Canada has two income support programs for older persons which have similar sounding names: the OAS and the GIS. The Old Age Supplement, OAS, is a payment made to older Canadians based on how long they have lived in this country. But what is the GIS and who gets it?
Guaranteed Income Supplement, GIS, is a Minimum Income Guarantee
First just let me say I hope you don’t ever get the GIS. I’m not being mean. It’s just that only people with a very low income get it.
The strange name for this payment is an attempt to summarize why it exists. The GIS was and is intended to “top up” an elderly person’s income to a minimum level. It is intended to “guarantee” elderly people have enough money to survive on. (Not live on, mind you, just survive.)
The amount of GIS a person can receive is based on their income from all sources.
In 2013, the GIS is intended to ensure a single elderly person has an income of $16,679.99 plus the OAS.
Why was the GIS Introduced?
One major reason that GIS was needed is that many pensions, especially private employment pensions, are not indexed for inflation. When inflation was in the 8-12% range for several years, that meant a person’s pension dropped in real value by 20-60%! A pension that seemed quite reasonable at retirement could no longer pay even the basic bills.
According to the History of Pensions, in 1967, in an attempt to reduce elderly poverty the GIS was introduced as a temporary measure. It soon became permanent.
The Maximum Income You Can Have and Still Get GIS Payments Varies for Singles and Couples
The income test changes each year based on inflation and other factors. Check the Service Canada website for the most recent limits.
The following limits were in effect in October 2014:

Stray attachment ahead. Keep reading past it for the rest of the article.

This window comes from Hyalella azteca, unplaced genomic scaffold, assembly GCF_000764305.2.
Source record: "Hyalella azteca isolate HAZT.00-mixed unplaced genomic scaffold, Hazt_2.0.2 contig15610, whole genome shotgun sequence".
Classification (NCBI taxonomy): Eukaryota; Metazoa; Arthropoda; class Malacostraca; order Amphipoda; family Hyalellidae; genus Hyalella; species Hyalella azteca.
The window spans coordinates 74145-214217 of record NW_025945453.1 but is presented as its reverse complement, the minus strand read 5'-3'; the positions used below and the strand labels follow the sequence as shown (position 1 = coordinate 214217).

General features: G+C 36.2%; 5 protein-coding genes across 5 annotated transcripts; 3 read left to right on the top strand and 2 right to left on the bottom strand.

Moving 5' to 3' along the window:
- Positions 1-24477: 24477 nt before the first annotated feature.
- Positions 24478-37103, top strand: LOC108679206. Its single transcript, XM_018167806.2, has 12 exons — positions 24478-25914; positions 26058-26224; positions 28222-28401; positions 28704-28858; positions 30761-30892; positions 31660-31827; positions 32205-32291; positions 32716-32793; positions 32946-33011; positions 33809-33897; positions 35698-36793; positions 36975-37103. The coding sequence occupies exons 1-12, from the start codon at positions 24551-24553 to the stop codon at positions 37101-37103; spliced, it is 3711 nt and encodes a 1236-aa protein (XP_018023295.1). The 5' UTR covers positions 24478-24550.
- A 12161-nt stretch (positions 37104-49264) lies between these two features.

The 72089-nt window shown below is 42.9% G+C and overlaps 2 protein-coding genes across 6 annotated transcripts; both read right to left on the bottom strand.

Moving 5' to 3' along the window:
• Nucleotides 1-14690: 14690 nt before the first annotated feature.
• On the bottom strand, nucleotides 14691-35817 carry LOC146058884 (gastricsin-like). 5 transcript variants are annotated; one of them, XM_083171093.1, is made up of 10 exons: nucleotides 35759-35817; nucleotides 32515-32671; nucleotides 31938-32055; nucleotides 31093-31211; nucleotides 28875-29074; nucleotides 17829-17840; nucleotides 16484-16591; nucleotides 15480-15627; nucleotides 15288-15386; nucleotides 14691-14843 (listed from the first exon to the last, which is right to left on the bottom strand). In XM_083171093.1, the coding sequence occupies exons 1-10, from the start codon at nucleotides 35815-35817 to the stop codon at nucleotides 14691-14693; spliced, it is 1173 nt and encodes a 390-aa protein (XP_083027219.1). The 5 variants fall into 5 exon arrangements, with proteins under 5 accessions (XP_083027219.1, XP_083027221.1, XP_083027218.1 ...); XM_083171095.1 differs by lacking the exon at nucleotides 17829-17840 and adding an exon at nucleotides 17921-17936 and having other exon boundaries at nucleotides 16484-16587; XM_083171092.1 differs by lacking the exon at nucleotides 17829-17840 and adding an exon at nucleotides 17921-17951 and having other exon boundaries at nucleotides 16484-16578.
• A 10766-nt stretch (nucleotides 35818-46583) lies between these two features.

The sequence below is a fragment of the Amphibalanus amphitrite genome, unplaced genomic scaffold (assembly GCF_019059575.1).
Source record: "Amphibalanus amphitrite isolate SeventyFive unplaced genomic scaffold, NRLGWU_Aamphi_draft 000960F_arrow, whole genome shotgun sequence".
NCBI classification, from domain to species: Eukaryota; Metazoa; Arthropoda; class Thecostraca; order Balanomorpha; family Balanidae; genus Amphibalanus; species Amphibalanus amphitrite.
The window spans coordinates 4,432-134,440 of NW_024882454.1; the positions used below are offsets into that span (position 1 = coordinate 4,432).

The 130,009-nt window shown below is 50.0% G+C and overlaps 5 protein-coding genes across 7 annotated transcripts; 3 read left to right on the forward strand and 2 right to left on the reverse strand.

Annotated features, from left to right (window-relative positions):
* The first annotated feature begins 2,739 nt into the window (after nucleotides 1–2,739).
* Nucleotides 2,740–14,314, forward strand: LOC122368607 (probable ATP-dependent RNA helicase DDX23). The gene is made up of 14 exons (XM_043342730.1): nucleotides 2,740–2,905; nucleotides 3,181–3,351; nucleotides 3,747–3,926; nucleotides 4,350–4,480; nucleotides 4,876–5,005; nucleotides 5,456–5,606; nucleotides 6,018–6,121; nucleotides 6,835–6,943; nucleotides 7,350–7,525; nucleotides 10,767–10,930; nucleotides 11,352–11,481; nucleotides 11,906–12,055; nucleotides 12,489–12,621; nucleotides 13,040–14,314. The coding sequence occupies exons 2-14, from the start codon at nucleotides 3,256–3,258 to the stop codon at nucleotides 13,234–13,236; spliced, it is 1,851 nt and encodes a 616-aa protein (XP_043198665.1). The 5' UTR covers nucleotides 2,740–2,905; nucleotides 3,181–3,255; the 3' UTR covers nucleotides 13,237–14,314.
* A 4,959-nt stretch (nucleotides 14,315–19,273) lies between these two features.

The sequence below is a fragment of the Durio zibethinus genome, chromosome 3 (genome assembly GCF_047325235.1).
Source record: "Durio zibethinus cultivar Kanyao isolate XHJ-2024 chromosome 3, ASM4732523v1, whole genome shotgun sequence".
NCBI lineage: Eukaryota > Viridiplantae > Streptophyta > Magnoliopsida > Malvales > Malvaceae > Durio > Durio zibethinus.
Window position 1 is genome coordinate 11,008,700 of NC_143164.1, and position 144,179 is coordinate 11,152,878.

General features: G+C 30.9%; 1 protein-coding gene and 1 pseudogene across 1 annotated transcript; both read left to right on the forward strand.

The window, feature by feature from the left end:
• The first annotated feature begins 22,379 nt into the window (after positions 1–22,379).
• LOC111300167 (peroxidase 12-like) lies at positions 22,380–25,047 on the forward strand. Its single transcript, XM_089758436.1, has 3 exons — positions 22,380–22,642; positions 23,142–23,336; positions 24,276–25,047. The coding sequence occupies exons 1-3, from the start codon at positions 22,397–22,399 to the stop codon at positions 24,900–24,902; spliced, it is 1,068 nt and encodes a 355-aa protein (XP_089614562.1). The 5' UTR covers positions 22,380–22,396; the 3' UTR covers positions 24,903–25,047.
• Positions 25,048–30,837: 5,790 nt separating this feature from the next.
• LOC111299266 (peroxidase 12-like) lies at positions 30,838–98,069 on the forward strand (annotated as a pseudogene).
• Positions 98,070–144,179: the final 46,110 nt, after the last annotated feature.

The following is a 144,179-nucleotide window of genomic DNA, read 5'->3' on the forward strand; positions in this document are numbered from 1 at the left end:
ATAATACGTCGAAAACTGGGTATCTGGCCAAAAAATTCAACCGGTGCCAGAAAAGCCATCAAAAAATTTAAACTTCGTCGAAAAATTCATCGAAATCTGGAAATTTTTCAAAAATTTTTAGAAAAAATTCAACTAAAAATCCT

For single persons including widows and widowers:
“If your yearly income exceeds $17 088, you do not qualify for the Guaranteed Income Supplement.”
For married and common law partners, both receiving the OAS:
“If your combined yearly income exceeds $22 560, you do not qualify for the Guaranteed Income Supplement.”
For married and common law partners, where the other partner is not receiving the OAS:
“If your combined yearly income exceeds $40 944 you do not qualify for the Guaranteed Income Supplement.”
Am I Eligible to Get the GIS?
To be eligible to receive the GIS, you need to
- be eligible and receiving the OAS
(that means you have to have been a resident of Canada for a certain number of years after you turned 18; be 65-67 or older; etc.)
- have a low income below the threshold. If married or living common law, there is a different threshold for the combined income of the spouses or partners.
- apply each year by sending in a form or by completing and filing their federal annual income tax return by April 30
The eligibility rules for sponsored immigrants are complicated. If you are in this category, please contact Service Canada for a detailed explanation.
What “Income” Does the CRA Count When Deciding Who is Eligible to Get the GIS?
The “income” the CRA uses to decide if you are eligible to receive the GIS is a bit different than the “income” you report on your tax return.
According to the Service Canada website for GIS calculations, income includes
all the sources of income reported on your tax return
- earnings-related retirement pension income
- foreign pensions
- interest income
- dividend income
- rent income
- wages (you are allowed to earn $3500 a year though and to contribute to CPP and EI without penalty)
- worker’s compensation payments, etc.
If in doubt, you can contact Service Canada to inquire about the details.
Is the GIS Taxed?
Unlike the OAS, the GIS is not taxed!
Can I Get the GIS If I Leave Canada?
No. You can get payments for 6 months after you leave Canada, but after that payments cease.
- You can look up the amount of GIS you are entitled to receive using the information at http://www.servicecanada.gc.ca/eng/isp/oas/tabrates/tabmain.shtml. Basically you select your annual income, or combined annual income with your spouse or common law partner, based on your pension circumstances, and it will produce the correct chart telling you what you should receive.
- What Will I Live On When I Retire if I Have No Savings and Don’t Own a Home?
Have you or a friend or relative discovered any quirks on the GIS system? Please share your experiences with a comment.